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It's easy to blame genetics, when the truth of the matter is the work you were doing wasn't the right kind of work for your goals. The truth is nothing comes easy to everyone. While genetics are a factor, the biggest limiting factors really don't have much to do with that. SAID Principle Exercise is subject to the SAID principle, or Specific Adaptations ...


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You've only been going to the gym for 4 weeks. It takes time to ramp up in weight, and ramping up in weight is not as important as having proper form. As long as the smaller people are using proper form, it's fine that they are using heavier weights. However, it's often the case that people use improper form and high weights, which can result in injury. I ...


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Well done on getting to the gym if you are feeling like this. I would suggest a couple of things. Try to get out for a daily walk, getting some fresh air will make you feel more energised. You didn't say whether of not you are working, if not, try to find a hobby, or set yourself a goal for fitness or something else you can be working towards. If this ...


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Provided that your hormone levels, etc are all normal, caffeine may help to get you going before a workout. I find that when I have to do a workout when I'm worn out or not motivated, a bit of caffeine will help me get going (though at some point you have to be able to motivate yourself to keep going). There are studies showing that caffeine can help to ...


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You are correct that things are never equal. However, the concept that calories in = calories out is correct on an individual basis. So, however you mess with things, boosters, whatever, you will have a certain number that is your total caloric requirement. If you eat more calories than that, you will gain. If you eat less, you will lose. It really is that ...


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Nobody said that all people need the same amount of calories.If i get right what you are saying you mean that if for example we have a person A and a person B.Both have the same BW and muscle mass that they both need the same calories.That's not true.You have to find the amount of calories that works for you.If you want maintenance maybe person A can achieve ...


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As JJ references in his comment, having high testosterone does not translate to easier bodybuilding. Fluctuations within the normal range do not appear to have much effect on building muscle. It may however have an effect on bodyfat levels. The actual studies are behind paywalls, but the abstracts can be referenced in the cited studies in this article. ...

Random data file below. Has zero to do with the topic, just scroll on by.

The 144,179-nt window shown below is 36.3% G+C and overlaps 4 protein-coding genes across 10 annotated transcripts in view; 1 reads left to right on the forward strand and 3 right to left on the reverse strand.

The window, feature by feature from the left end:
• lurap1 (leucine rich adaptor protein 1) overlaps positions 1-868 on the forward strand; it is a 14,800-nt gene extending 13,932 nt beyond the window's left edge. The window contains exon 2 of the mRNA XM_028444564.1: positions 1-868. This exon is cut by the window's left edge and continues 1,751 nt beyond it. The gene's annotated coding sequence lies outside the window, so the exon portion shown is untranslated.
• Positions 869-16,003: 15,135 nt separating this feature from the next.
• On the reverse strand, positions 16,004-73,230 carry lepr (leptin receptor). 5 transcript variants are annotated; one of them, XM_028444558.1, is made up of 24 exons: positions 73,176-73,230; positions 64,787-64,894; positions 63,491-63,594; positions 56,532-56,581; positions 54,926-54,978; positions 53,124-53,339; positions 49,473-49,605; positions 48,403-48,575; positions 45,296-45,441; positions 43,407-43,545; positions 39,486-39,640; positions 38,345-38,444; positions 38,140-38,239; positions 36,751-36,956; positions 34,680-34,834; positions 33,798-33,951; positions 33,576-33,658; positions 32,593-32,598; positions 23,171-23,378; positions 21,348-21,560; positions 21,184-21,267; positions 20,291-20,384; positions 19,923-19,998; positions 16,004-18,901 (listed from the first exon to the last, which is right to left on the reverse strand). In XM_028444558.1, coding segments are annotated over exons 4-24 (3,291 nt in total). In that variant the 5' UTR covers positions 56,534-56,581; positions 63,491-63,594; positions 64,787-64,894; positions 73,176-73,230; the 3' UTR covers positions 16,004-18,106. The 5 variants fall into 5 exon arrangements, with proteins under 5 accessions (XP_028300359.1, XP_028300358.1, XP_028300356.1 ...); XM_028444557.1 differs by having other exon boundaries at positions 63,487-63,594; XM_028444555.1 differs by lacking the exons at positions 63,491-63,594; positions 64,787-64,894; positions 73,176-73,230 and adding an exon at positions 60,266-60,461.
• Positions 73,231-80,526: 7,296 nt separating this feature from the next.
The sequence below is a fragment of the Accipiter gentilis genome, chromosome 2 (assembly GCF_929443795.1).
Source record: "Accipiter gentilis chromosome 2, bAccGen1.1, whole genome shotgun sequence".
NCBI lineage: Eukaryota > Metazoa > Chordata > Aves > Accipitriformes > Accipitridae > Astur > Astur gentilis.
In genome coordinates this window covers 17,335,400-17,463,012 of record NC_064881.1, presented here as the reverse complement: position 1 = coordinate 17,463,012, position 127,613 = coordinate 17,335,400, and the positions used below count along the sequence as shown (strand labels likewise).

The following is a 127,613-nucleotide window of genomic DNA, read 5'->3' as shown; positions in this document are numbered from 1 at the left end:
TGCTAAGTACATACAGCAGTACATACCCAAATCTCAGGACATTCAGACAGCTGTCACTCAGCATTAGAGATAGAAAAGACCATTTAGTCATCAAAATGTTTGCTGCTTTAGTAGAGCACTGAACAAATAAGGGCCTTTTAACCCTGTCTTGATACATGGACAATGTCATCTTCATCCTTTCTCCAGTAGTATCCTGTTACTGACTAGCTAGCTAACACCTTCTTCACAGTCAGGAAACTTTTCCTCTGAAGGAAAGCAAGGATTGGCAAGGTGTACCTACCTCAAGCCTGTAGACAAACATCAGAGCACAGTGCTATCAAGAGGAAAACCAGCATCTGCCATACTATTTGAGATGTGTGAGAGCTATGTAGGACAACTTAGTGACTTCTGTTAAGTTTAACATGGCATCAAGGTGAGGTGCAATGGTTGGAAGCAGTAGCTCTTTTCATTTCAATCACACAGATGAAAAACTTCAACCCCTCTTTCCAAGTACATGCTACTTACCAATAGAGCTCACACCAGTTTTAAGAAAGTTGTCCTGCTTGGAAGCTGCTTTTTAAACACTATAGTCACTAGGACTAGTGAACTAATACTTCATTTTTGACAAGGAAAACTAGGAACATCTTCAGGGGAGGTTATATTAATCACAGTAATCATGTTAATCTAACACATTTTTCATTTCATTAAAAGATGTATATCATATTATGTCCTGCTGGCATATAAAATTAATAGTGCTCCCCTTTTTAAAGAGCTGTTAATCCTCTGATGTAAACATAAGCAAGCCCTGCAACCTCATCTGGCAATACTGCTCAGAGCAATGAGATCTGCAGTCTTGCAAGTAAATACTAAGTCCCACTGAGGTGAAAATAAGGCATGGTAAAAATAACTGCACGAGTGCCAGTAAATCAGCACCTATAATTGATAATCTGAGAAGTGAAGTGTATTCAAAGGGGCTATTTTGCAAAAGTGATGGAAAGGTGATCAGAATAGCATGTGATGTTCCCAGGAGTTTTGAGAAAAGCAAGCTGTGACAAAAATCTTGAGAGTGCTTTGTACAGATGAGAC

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Yes, there is a natural genetic limit that everybody reaches. This is different depending on the person's age, gender, and genetic makeup. Steroids allow your body to go beyond your natural genetic limit and approach your physiological limit - the point where your body simple cannot function at a given size. For example, Andre the Giant (who didn't take ...


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To get some idea as to the maximum you will be able to lift while being drug tested and maintaining 74kg (closes category to 160lbs) we can look to the IPF (International Powerlifting Federation) records. They perform checks for the main anabolics but I suspect they potentially aren't a rigorous as the International Olympic Committee. Unfortunately ...


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TLDR If you want something to grow, work it hard. If you want it to not-shrink, work it at least a little. More details The only way I can interpret your question in a way that makes sense to me is "When I'm not exercising a variety of muscles, is there any way to control which of them degrades first/fastest?". Is that what you're asking? ...


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The association is poorly researched but this study concludes Libido and T concentrations are strongly related at the population level. However, the value of individual patient reports of reduced libido as indicators of low T levels is open to question. https://www.ncbi.nlm.nih.gov/pubmed/16670164 This makes sense because sex drive is influenced by a wide ...


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Taken to the extreme a Gorilla or Orangutan will have a significantly stronger grip than any human, purely due to their genetics. Variance within the human population has also been shown to have a significant genetic element, go have a quick Google and you'll find numerous studies that will identify quantifiable genetic differences in: lean to fat mass ...


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